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Both born in the 1980s, Iranian Street Artists Icy & Sot are equally fans and loyal students of all the stencil techniques that have characterized the western scene in the last decade. What’s fascinating in this story is that, despite creating work on the street since 2005, neither brother has been able to attend their own gallery show in person outside of Iran until this week in New York.
With a new sense of freedom and some new works for “Made in Iran”, the self taught Tabriz-based artists are riding the momentum that will take this show to Amsterdam, Berlin and Milan. The gallery work on display is similar to the variety of styles they have experimented with in streets of cities like Tehran, Paris, Turin, Istanbul, and even the rural Mazichal forest in Northern Iran. Thematically they wrestle between oppression, celebrity, freedom, war, and daring to dream.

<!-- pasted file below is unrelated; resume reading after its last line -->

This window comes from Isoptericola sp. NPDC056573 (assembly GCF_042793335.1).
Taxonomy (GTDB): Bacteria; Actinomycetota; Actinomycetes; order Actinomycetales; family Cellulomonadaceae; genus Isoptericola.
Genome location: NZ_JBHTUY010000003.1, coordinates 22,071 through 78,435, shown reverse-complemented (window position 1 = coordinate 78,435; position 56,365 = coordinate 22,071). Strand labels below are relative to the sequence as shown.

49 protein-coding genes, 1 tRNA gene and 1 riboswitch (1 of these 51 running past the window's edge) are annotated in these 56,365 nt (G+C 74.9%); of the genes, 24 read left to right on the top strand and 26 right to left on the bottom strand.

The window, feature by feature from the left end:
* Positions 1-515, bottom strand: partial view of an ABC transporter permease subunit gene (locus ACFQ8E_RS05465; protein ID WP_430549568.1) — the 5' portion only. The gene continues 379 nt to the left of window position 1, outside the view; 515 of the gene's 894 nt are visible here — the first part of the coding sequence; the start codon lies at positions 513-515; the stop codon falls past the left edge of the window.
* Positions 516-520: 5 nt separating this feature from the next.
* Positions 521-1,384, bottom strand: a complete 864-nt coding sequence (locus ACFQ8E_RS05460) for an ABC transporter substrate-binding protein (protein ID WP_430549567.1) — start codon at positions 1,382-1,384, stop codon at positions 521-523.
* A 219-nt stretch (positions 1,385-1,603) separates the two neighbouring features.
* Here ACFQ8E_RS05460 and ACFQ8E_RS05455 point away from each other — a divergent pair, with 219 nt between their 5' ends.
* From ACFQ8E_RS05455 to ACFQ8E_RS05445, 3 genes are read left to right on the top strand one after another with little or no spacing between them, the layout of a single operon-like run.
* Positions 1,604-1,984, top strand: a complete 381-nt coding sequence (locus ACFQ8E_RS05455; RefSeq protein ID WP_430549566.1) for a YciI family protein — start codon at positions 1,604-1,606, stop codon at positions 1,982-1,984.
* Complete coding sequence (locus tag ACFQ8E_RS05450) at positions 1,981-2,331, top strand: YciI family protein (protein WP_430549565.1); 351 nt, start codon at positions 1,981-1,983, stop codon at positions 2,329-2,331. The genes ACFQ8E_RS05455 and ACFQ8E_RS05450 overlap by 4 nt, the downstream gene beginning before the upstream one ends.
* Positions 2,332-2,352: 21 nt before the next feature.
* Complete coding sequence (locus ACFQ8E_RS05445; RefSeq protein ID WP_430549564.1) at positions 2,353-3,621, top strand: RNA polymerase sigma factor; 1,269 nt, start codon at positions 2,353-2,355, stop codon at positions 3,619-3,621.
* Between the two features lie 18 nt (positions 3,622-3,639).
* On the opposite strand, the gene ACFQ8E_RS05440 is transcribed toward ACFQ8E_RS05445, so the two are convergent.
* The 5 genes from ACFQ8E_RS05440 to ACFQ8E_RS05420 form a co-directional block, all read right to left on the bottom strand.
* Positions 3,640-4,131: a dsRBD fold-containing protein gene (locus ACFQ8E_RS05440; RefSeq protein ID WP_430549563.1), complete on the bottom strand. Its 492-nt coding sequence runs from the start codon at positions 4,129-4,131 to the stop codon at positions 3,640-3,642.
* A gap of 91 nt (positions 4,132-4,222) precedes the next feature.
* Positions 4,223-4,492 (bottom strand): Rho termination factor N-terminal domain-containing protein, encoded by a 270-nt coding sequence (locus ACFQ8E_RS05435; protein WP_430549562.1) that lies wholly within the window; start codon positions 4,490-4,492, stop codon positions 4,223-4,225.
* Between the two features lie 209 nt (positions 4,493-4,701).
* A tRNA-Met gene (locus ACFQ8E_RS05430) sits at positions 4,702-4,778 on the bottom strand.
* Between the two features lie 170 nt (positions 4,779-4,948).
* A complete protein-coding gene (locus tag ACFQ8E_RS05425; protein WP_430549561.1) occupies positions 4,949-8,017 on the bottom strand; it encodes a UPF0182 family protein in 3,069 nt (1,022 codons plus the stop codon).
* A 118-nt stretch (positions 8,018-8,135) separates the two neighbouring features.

Brooklyn Street Art: New York has a very large Street Art and graffiti scene with many participants. What is it like to be part of a large scene, compared to cities like Tehran?
Sot: It is perfect to be in such a large Street Art scene. There isn’t much going on in the street art ”scene” in Iran, really. It’s an underground movement mostly in Tehran and Tabriz.
Brooklyn Street Art: Would you characterize your work on the street to be political, social, or primarily artistic?
Icy: In our opinion Street Art itself is a kind of political art, because it says something directly to the people.
Sot: Yes, we are communicating our visions to the people with walls.